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249
E D I T O R I A L
Why Is the Prostate Cancer
Death Rate Declining in the
United States?
Curtis J. Mettlin, Ph.D.1
Gerald P. Murphy, M.D.2
1
Roswell Park Cancer Institute, Buffalo, New York.
2
Pacific Northwest Cancer Foundation, Northwest Hospital, Seattle, Washington.
T
Address for reprints: Curtis J. Mettlin, Ph.D.,
Roswell Park Cancer Institute, Elm and Carlton
Streets, Buffalo, NY 14263.
Received August 25, 1997; accepted September
2, 1997.
he National Cancer Institute recently reported data showing that
the prostate cancer death rate in the United States declined between 1990 and 1995. The overall decline was from 26.5 to 17.3 deaths
per 100,000 men in the population.1 Figure 1 shows that the percentage of decline was greatest for younger white men, for whom the
decline was 11.7%, and smallest for older men and African American
men.2 This downward trend represented a sharp break from the prior
pattern of increasing mortality. The overall prostate cancer mortality
rate in the United States had increased 13.2% during the 5-year interval preceding 1990.
There were no published predictions that this would occur, and
no analyses of other data that might explain the reasons for this trend
have been reported. Knowing that to ‘‘look a gift horse in the mouth’’
can tarnish the event, it is tempting not to raise questions about the
meaning of this trend. On the other hand, shifts in patterns of disease
in populations across time are the results of experiments of nature
from which disease control professionals can measure the effectiveness of preceding health care and disease control interventions. Once
learned, the lessons of past experience can guide efforts that extend
and accelerate trends that previously had occurred only fortuitously.
It is possible that the recent declines in prostate cancer mortality
are related to shifts in detection and treatment dating back to the
1970s. If true, this raises important questions about the impact of the
even greater shifts in detection and treatment that occurred after the
widespread introduction of PSA screening in the late 1980s. Skeptical
observers have cautioned that an increase in early detection without
an ensuing decline in mortality should cast doubt on the effectiveness
of early detection as a prostate cancer control strategy.3 Contrariwise,
does the recent favorable trend in mortality now make the case for
proponents of PSA screening? In other words, does declining prostate
cancer mortality argue for increasing efforts to identify men in the
population who have treatable prostate cancer and offer them the
appropriate treatment choices?
Unfortunately, it is easier to speculate about the meaning of prostate cancer death rate trends than to determine their cause. Historical
trends cannot be studied by experimental or even quasi-experimental
q 1998 American Cancer Society
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W: Cancer
250
CANCER January 15, 1998 / Volume 82 / Number 2
FIGURE 1. The decline in age-adjusted prostate cancer mortality rates
is shown for the period 1990–1995. The rate changes are shown as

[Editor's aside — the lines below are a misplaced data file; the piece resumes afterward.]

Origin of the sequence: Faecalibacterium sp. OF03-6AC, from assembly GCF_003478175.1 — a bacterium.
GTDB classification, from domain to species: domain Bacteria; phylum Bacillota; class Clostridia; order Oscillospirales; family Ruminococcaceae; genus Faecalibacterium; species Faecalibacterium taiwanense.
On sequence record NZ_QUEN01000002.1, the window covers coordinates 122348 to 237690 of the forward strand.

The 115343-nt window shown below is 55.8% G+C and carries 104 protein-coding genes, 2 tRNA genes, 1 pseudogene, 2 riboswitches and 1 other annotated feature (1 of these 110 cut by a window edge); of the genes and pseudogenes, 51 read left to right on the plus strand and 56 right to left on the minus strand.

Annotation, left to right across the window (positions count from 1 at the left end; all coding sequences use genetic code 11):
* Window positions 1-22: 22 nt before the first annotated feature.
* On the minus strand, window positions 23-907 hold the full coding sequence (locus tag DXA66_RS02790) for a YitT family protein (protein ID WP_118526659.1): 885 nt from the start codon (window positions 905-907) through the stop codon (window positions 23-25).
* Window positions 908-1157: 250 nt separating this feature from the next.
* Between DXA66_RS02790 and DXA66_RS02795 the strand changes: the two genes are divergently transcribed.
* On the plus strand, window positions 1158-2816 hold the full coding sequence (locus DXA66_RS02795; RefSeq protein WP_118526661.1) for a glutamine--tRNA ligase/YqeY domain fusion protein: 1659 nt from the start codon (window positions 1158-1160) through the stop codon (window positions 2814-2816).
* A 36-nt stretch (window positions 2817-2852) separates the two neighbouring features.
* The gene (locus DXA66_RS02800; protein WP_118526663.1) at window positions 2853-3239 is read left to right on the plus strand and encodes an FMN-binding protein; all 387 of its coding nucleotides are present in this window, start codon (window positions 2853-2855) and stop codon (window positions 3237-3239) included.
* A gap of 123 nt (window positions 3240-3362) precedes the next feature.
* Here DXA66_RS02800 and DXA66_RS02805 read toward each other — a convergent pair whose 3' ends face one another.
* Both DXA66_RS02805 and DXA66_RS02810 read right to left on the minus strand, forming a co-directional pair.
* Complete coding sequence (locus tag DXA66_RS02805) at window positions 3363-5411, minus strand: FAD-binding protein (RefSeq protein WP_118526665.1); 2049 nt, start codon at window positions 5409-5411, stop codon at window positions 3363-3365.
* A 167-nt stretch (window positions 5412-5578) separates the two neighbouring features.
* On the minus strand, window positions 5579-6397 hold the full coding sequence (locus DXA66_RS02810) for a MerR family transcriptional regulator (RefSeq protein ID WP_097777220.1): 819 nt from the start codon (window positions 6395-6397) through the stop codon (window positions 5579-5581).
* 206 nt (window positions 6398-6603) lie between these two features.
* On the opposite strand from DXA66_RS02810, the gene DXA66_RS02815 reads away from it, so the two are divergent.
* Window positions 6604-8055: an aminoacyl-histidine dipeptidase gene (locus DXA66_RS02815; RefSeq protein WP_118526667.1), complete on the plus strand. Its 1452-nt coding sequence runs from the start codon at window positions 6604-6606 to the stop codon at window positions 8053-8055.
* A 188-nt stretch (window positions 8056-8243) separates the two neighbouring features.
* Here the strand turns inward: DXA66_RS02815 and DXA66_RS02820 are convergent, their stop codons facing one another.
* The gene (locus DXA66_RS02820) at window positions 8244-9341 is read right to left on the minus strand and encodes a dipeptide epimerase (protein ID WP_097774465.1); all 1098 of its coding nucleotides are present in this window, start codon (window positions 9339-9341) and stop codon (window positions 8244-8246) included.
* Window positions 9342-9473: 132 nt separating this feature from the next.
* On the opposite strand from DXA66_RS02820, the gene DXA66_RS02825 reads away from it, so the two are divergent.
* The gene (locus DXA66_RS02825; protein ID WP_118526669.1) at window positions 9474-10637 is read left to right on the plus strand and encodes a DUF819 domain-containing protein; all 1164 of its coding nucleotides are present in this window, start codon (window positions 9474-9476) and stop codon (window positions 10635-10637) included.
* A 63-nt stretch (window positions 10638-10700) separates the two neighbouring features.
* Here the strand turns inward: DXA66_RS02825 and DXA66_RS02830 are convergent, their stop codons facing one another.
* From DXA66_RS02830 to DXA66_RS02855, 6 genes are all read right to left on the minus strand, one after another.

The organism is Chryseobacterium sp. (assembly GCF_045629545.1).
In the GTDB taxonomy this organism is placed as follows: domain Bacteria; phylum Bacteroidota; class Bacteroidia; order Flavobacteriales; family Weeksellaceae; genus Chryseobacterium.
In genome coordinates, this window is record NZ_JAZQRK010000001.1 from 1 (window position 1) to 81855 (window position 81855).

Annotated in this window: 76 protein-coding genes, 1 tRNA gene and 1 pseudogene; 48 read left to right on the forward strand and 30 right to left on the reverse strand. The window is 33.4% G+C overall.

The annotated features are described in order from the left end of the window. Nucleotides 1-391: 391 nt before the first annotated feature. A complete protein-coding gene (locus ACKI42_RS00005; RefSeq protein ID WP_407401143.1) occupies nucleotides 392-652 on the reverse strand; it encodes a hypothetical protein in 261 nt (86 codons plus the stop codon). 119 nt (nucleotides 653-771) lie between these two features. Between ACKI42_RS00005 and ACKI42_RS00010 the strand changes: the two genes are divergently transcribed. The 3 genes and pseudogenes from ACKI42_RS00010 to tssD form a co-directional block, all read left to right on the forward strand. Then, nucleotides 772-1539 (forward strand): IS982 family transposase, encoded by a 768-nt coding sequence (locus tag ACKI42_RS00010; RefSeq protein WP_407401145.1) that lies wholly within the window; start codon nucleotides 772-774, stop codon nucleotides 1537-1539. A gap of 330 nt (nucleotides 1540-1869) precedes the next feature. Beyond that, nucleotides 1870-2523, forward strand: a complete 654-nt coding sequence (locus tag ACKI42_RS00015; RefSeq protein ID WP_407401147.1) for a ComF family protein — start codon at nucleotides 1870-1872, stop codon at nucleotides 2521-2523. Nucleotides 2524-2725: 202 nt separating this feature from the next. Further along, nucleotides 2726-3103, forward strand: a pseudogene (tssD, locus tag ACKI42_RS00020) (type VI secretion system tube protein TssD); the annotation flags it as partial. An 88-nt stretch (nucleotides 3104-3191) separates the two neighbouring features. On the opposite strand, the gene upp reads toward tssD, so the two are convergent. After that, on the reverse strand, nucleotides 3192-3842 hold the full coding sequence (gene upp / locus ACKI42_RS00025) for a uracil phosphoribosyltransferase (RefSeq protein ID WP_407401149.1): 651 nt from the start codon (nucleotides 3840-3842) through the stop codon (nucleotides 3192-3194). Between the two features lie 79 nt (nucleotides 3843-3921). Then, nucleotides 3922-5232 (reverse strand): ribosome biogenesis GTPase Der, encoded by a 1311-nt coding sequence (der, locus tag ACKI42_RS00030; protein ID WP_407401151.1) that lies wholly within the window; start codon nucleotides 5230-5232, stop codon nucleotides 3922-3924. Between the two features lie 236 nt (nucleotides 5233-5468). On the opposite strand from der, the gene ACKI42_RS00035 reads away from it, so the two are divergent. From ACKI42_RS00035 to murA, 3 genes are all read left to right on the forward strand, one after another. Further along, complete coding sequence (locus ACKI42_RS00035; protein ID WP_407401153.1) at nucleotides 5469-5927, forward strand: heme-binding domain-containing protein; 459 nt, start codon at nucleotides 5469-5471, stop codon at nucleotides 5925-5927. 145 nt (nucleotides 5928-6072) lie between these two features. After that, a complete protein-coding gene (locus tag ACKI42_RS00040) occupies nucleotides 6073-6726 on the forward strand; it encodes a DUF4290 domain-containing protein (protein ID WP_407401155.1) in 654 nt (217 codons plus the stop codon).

percentages.
methods, and the death rate trend for any disease is
usually the product of many different factors occurring
simultaneously. Prominent among the variables that
can influence mortality trends are changes in patterns
of disease occurrence, developments in disease specific methods of detection and diagnosis, and shifts
in treatment practice. All of these changes have been
documented in recent years as pertaining to prostate
cancer. In addition to these obvious factors are more
perplexing ones that can give the appearance of significant progress when little has actually occurred.
Such factors as shifts in competing causes of death or
changes in standards of recording cause of death are
examples of artifacts that can confound understanding
of the underlying trends.
Although the number of uncontrolled variables
and the historical nature of the event make it impossible to prove any particular theory of causation, it is
possible to examine the sequence and magnitude of
events that may be used to evaluate what explanations
are plausible and reasonable. For example, prevention
of prostate cancer can fairly readily be ruled out as
an explanation for declining prostate cancer mortality.
Although significant research progress has been made
concerning the environmental and genetic etiology of
prostate cancer, the cause(s) of the disease remain
largely unknown. Unlike lung cancer trends, in which
reductions in cigarette smoking can be correlated to
declines in deaths from the disease, no preventive intervention can be pointed to as a factor in prostate
cancer trends. In fact, the decline in prostate cancer
mortality has occurred in the face of rising incidence
rates.4
It also seems implausible that the observed trends
can be attributed to general change in the accuracy
or procedures for recording the cause of death. First,
the change in direction in mortality does not date back
to some prior era when determination of cause of
death for a man having prostate cancer might have
been ambiguous or death certification standards were
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not highly developed. Prostate cancer mortality was
rising immediately preceding the recent decline, and